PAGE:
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An Early Warning about Twospotted Spider Mites

May 25, 2001
The recent rainfall in many areas of Illinois probably has dissipated thoughts of droughts and the problems that frequently accompany hot, dry weather. However, areas in southern Illinois still are lacking moisture, and a return to hotter weather will re-invigorate concerns. That's why it's important to report about the first observation of twospotted spider mites in Illinois this year. On May 16, Dennis Epplin (crop systems educator, Mt. Vernon Extension Center) and Robert Bellm (crop systems educator, Edwardsville Extension Center) observed a red clover field in Hamilton County that had localized (5 to 20 square feet) but very heavy infestations of twospotted spider mites. The mites had killed the clover in the infested areas.

The primary reason I am alerting people about this situation is that similar problems began to show up early in 1988. Noel Troxclair, former IPM educator in Benton, reported to us early that year that he was observing areas of red clover fields that were being killed by spider mites. In fact, he sent us a lot of slides verifying the problems. As we all know now, those early infestations developed into the most devastating outbreak of twospotted spider mites that we have ever encountered. In 1983, another year noted for a widespread outbreak of spider mites, the infestations developed much later in the year (July and August) than they did in 1988.

Now, before anyone begins to freak, the situation in 2001, thus far, is different from the situation in 1988. As I indicated, concerns about drought have been alleviated for now by very timely and frequent rains. However, in areas where dry conditions still prevail, it's not too early to begin watching for buildups of twospotted spider mites along field margins. As populations of spider mites increase, the mites will move from their overwintering sites (usually undisturbed areas such as clover fields and field margins) into adjacent rows of soybeans. Watch for soybean plants that become stunted and yellow as a result of the mites' feeding activities, and look for webbing on the undersides of the leaves. Twospotted spider mites are extremely small (0.3 to 0.4 mm), green-yellow to dull orange, with two large, irregular-shaped, black spots on each side of the body. Nymphs have six legs, and adults have eight legs.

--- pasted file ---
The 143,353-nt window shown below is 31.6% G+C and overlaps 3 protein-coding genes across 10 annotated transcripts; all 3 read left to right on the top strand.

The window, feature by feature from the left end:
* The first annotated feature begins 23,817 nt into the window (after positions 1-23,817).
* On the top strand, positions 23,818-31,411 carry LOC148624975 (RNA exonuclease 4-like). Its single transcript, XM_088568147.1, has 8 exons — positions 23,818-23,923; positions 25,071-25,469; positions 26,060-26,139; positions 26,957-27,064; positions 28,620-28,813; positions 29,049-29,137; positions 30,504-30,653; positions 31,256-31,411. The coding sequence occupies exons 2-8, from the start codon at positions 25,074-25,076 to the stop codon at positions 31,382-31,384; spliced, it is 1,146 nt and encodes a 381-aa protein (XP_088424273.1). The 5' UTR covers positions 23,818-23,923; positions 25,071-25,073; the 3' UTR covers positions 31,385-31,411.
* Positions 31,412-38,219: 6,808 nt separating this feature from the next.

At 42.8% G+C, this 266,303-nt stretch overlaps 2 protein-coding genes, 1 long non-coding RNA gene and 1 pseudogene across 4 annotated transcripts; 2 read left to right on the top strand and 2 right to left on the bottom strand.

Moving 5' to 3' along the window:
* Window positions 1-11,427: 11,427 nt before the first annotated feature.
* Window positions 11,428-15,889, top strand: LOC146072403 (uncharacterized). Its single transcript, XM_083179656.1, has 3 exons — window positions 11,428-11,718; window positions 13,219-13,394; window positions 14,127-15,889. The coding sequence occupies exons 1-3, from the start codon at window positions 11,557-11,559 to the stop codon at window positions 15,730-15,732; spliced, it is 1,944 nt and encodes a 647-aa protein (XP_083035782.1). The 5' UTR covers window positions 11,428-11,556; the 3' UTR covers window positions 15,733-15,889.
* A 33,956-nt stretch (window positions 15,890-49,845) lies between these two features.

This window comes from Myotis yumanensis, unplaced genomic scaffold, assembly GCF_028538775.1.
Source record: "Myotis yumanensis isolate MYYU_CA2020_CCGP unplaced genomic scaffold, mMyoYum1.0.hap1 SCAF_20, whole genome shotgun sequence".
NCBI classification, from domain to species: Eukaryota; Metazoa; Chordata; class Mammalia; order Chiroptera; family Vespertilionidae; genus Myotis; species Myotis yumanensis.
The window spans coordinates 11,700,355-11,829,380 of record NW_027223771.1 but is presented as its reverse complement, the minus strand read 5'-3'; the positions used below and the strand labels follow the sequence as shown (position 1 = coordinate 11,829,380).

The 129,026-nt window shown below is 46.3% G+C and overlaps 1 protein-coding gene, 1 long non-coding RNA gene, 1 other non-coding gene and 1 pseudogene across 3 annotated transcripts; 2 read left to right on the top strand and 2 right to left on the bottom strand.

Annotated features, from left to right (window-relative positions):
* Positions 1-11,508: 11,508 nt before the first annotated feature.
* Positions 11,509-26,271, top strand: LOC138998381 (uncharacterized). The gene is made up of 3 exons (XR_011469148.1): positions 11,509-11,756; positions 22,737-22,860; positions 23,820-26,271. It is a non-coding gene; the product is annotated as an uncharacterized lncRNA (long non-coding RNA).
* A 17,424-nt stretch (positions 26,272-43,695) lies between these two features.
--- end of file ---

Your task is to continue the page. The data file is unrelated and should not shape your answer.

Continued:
Infestation of twospotted spider mites at the edge of a soybean field.

Close-up of an adult twospotted spider mite.

So, stay alert out there, and let us know if you find infestations of twospotted spider mites developing anywhere under any conditions. Early knowledge of such infestations will help us prepare, if necessary.--Kevin Steffey

Author: Kevin Steffey

The Pest Management and Crop Development Bulletin
Executive Editor: Kevin Steffey, Extension Entomologist

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